Wild card choices ahead of a wild week

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It will be a Ryder Cup like no other
Posted on
September 19, 2021
by
Robert Green in
Estimated reading time: 4 minutes
Padraig Harrington (Adam Davy/PA)

Estimated reading time: 4 minutes

 

Among other things it did, this not being among the most momentous of them, Covid-19 ensured the postponement of the 2020 Ryder Cup, which will now get underway at Whistling Straits in Wisconsin on Friday. It will be a Ryder Cup like no other. While there will likely be a few spectators cheering on the Europeans as they seek an eighth win in the ten matches played in the 21st century, they will for the most part be ex-pats. The serious noise will all be for the boys in the red corner. (Mind you, look how that worked out at the recent Solheim Cup!)

For a match like no other, the American captain, Steve Stricker, insisted the rules governing the selection of his team be amended to reflect the vastly changed scenario. This was not to do with the absence of European fans but because coronavirus significantly interfered with the tournament schedule and thereby the qualifying process. Stricker therefore asked for, and got, six wild cards. His European counterpart, Padraig Harrington, stuck with the three originally planned.

 

The final counting event for the Europeans was the BMW PGA Championship, which ended a week ago today. We will never know but a guess is that Harrington was hoping Shane Lowry, the 2019 Open champion, would qualify automatically and allow him to pick Sergio Garcia, Ian Poulter (both whom he did select) and Justin Rose (whom he did not, Lowry getting the nod instead). So Bernd Wiesberger becomes the first Austrian to play in the match (and Viktor Hovland the first Norwegian) and the PGA Championship was won by Billy Horschel, who admitted he was “ticked off” not only to miss out on making the American Ryder Cup team - he had, after all, won the WGC Match Play tournament in March - but because Stricker had not even made a phone call to offer him an explanation for his omission.

Harrington said afterwards: “We are up against it but I’m delighted with my team.” We are, of course, used to the European team gloriously upsetting the odds and the world rankings at the Ryder Cup. But this would be one heck of a triumph. At the time Harrington announced his team at Wentworth, Wiesberger was, at 61st, the lowliest ranked played in the world to be taking part. The lowliest ranked American was Scottie Scheffler at 21st. Only four European players were ranked better than him. Stricker has gone with six rookies and there’s no place for ‘Captain America’, Patrick Reed. He also has six players who have won major championships. Harrington has four.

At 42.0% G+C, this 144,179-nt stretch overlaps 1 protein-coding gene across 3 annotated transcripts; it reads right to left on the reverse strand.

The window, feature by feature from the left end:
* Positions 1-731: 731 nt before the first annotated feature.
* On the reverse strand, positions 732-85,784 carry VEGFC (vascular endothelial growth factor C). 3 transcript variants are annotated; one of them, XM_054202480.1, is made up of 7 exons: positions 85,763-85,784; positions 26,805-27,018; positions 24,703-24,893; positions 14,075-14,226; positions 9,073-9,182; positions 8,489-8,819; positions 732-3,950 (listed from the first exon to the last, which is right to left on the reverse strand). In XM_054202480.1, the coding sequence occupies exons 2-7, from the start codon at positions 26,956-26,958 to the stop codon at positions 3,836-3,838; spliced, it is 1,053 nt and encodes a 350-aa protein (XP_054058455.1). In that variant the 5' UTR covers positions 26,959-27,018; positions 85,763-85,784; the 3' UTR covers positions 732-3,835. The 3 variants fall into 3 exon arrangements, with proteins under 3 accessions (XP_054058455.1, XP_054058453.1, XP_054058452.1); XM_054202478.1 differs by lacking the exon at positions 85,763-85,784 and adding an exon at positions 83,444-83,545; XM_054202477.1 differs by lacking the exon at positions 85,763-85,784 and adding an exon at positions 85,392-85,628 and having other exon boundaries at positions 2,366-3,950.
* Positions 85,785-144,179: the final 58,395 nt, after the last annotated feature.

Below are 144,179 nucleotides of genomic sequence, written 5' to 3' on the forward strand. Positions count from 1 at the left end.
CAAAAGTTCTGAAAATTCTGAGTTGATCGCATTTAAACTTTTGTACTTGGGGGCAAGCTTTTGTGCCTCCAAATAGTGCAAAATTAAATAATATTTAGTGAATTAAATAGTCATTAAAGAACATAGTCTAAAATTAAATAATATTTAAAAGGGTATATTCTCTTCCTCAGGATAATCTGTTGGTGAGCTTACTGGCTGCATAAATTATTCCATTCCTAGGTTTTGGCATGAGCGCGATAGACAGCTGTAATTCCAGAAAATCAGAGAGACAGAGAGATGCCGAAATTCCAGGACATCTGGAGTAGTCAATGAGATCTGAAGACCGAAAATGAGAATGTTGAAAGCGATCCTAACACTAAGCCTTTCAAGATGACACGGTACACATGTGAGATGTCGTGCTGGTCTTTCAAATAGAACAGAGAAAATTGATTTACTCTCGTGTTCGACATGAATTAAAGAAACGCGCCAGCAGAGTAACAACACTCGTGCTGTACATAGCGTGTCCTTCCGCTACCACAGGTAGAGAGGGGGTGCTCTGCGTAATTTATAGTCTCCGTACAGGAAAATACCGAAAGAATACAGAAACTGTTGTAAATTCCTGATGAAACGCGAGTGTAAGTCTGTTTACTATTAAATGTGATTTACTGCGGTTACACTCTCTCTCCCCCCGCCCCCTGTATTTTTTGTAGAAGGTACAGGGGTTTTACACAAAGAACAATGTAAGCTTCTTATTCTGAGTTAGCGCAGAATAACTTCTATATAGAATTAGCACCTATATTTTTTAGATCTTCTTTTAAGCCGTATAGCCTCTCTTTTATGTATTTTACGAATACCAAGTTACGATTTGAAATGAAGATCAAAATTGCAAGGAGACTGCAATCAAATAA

On a brutally long course where driving distance was the biggest statistical factor for the 2015 USPGA Championship, Harrington also has four players over 40. One of these, Poulter, is 45 and will be playing in his seventh match, five of them as a wild card. ‘The Postman’ has routinely delivered for Europe in the Ryder Cup, never more so than at the Miracle of Medinah’ in 2012, but Harrington has to hope this is not a reach too far. Mind you, Poulter had the best 2021 PGA Tour short-game stats of any of the 24 players who will be in action next week.

And the Americans? Well, Brooks Koepka has complained the match is “a bit hectic, a bit odd” and generally seemed a bit of an unhappy camper (he apparently also doesn’t get enough chances to take cat-naps), to the extent that Paul Azinger, the victorious American captain in 2008, suggested “if he doesn’t love it he should relinquish his spot”. (To Horschel, perhaps?) Meanwhile, Koepka’s big pal – NOT! – Bryson DeChambeau has got his sights set on an event beyond the Ryder Cup: the Professional Long Drive World Championships in Las Vegas the following week. His practice for that has been so intense that last week he declared: “My hands are wrecked from it.” That’s hardly music to Stricker’s ears but it might be a sound to make Harrington a little happier. Like you, I’m sure, I can hardly wait for it to start.

 


You can follow Robert Green on Twitter @robrtgreen and enjoy his other blog f-factors.com plus you can read more by him on golf at robertgreengolf.com

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About Robert Green

Robert Green is a former editor of Golf World and Golf International magazines and the author of four books on golf, including Seve: Golf’s Flawed Genius. He has played golf on more than 450 courses around the world, occasionally acceptably.

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